The disadvantage of being a remake that comes after the Malayalam original and the fine Tamil remake is that you have a hard act to follow. And director Nishikant Kamat does not match up to the suspense and emotion delivered by Jeethu Joseph’s Drishyam or Papanasam, which are suspiciously similar to Keigo Higashino’s Japanese novel ‘The Devotion of Suspect X’.
Ajay Devgn plays Vijay Salgaonkar who runs a local cable TV service in a village is Goa state. He lives with his wife and two daughters. Vijay spends most of his nights in the office watching movies and his days dining at a local tea stall. We are repeatedly told that he is fourth standard failed and highly uneducated. Yet he has street smarts and a good heart – or so we are told.
Life is fine and flourishing until a young man begins to blackmail his older daughter leading to an accidental death. Vijay now takes it upon himself to cover up the crime and protect his family from the law. He learns his tricks from the movies he has been educated by (a device well explored in ‘Papasanam’ but squandered by Kamat).
Matters are made worse by the fact that the dead boy was the son of Inspector General Meera Deshmukh (Tabu). Meera is a hard-hearted law enforcer who is more determined to prove the Salgoankar’s have something to do with her son’s disappearance than focus on actually finding him. A display of emotion and vulnerability comes too late from Meera.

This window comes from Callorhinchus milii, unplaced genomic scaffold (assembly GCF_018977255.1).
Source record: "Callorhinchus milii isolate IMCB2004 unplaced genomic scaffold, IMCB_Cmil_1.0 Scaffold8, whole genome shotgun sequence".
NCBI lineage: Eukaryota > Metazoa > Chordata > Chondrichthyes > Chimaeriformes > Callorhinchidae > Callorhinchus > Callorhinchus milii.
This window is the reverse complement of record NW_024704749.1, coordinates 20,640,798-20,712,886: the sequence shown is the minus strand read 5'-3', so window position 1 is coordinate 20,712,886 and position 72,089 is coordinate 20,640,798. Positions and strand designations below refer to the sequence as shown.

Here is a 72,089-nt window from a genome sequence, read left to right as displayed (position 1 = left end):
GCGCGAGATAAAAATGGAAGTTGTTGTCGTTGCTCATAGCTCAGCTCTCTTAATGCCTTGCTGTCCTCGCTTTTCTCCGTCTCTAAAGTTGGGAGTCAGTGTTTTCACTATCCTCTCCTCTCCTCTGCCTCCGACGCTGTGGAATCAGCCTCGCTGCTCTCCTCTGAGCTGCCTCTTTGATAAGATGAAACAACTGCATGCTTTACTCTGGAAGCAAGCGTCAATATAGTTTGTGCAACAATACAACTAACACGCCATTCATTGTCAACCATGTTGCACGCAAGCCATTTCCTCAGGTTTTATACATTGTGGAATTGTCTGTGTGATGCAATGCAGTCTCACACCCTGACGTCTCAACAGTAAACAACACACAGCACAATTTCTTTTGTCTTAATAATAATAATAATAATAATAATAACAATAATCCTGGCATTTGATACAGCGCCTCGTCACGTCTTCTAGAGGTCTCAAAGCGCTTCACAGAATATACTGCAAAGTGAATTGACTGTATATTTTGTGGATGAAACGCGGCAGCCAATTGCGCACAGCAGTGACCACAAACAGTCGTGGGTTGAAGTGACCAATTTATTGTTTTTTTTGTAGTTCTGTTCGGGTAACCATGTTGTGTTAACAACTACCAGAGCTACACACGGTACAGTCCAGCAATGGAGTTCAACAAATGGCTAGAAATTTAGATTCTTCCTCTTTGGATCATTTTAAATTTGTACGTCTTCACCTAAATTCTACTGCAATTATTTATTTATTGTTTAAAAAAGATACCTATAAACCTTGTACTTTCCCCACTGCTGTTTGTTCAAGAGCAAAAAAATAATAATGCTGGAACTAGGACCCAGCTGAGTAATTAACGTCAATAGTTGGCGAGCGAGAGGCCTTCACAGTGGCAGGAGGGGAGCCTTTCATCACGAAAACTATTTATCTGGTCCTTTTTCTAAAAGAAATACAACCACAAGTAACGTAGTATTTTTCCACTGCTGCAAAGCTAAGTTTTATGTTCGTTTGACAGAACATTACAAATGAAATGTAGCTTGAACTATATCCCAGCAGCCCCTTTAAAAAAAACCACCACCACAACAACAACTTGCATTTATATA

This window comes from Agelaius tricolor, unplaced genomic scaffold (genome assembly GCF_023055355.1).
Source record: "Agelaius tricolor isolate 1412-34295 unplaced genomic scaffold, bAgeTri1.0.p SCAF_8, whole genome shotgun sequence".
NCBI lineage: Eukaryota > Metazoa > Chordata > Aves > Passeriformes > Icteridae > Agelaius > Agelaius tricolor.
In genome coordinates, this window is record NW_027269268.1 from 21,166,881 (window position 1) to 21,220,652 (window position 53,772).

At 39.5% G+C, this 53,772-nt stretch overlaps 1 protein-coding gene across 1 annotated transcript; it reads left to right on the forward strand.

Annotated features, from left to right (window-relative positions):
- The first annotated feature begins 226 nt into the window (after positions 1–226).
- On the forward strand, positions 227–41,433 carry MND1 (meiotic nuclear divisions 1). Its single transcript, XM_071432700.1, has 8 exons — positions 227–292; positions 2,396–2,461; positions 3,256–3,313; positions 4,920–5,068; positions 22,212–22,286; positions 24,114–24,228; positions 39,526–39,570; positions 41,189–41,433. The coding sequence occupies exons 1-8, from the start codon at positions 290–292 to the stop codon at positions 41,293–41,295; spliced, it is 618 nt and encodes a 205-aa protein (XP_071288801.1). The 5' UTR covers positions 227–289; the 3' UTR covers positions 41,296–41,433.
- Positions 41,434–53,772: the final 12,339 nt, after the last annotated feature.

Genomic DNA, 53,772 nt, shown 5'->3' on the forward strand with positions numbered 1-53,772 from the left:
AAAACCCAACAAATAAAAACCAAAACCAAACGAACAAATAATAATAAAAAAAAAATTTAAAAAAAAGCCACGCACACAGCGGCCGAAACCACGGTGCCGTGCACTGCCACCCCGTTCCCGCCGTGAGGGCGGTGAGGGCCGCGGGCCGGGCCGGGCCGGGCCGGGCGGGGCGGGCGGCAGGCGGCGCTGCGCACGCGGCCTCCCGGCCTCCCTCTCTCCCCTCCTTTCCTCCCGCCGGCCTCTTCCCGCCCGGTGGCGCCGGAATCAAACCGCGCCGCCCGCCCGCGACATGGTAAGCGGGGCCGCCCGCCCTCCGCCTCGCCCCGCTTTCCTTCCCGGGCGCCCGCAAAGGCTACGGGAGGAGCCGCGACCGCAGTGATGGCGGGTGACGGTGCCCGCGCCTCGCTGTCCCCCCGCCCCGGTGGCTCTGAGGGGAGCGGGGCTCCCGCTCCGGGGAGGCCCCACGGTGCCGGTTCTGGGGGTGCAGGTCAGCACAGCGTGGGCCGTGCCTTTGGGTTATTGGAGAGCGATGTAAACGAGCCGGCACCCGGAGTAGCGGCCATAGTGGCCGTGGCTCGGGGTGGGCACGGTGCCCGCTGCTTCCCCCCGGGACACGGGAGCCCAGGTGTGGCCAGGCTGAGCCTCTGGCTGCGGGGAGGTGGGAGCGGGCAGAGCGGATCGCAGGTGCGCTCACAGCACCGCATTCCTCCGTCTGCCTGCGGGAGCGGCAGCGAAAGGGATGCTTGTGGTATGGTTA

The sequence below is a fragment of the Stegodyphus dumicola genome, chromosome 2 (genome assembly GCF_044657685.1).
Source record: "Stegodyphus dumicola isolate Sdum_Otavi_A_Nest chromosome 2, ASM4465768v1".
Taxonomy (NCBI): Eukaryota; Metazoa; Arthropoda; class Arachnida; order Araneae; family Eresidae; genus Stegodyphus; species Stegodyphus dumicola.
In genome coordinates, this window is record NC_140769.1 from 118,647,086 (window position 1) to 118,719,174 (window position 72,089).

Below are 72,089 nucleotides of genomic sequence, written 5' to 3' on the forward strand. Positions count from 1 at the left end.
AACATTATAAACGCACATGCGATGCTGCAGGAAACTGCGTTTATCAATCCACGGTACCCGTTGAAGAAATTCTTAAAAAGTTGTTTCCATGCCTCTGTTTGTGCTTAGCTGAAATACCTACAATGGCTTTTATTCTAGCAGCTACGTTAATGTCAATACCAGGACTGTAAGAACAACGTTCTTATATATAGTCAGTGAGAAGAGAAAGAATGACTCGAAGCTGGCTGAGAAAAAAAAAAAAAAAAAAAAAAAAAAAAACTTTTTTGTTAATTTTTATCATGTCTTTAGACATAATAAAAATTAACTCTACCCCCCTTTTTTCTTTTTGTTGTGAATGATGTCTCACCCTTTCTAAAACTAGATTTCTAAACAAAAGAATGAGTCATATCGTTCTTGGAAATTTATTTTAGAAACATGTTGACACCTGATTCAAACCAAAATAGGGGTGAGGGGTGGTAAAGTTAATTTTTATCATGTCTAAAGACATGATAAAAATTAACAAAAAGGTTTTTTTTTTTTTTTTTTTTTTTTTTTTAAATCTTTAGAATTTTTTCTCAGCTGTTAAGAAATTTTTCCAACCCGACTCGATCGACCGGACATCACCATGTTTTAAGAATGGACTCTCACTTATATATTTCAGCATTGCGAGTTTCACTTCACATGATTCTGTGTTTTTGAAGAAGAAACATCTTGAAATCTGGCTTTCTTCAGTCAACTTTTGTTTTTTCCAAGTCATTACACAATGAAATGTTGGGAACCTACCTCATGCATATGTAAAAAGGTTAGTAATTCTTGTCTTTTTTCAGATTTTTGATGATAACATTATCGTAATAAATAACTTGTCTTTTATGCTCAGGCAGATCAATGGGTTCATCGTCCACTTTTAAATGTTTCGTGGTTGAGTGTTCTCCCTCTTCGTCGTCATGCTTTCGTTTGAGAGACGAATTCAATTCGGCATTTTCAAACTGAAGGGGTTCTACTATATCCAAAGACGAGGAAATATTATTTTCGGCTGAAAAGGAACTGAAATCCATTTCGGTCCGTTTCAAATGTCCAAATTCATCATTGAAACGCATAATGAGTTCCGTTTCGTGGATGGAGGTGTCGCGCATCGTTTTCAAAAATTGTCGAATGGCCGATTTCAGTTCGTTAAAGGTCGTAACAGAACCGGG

Tabu’s performance elevates the otherwise average experience by leaps, even though she is fettered with high-speed shots, wide steps and a disturbingly well-fitted khaki uniform to indicate her power position.
The actors playing the principal investigating cops, including Vijay’s nemesis, the corrupt local sub-inspector Gaitonde (Kamlesh Sawant) add able support and make up for a weak front line led by a stiff Ajay Devgn, a totally miscast Shriya Saran as his wife (more concerned with looking alluring and glamorous than convincing the audience that she is a good mother and loving wife) and two child actors who need to be better prepared for complex roles.
Since this is a remake of a staggeringly successful film, you wonder why Kamat needed to reinvent the wheel and rob it of its emotional heft and uniqueness. In one scene Meera makes the connection between Vijay and cinema and you think now things will get interesting, but the much needed head-to-head is passed over. While the first half is quite a plod, the second half delivers the twists making ‘Drishyam’ a satisfactory watch, at best.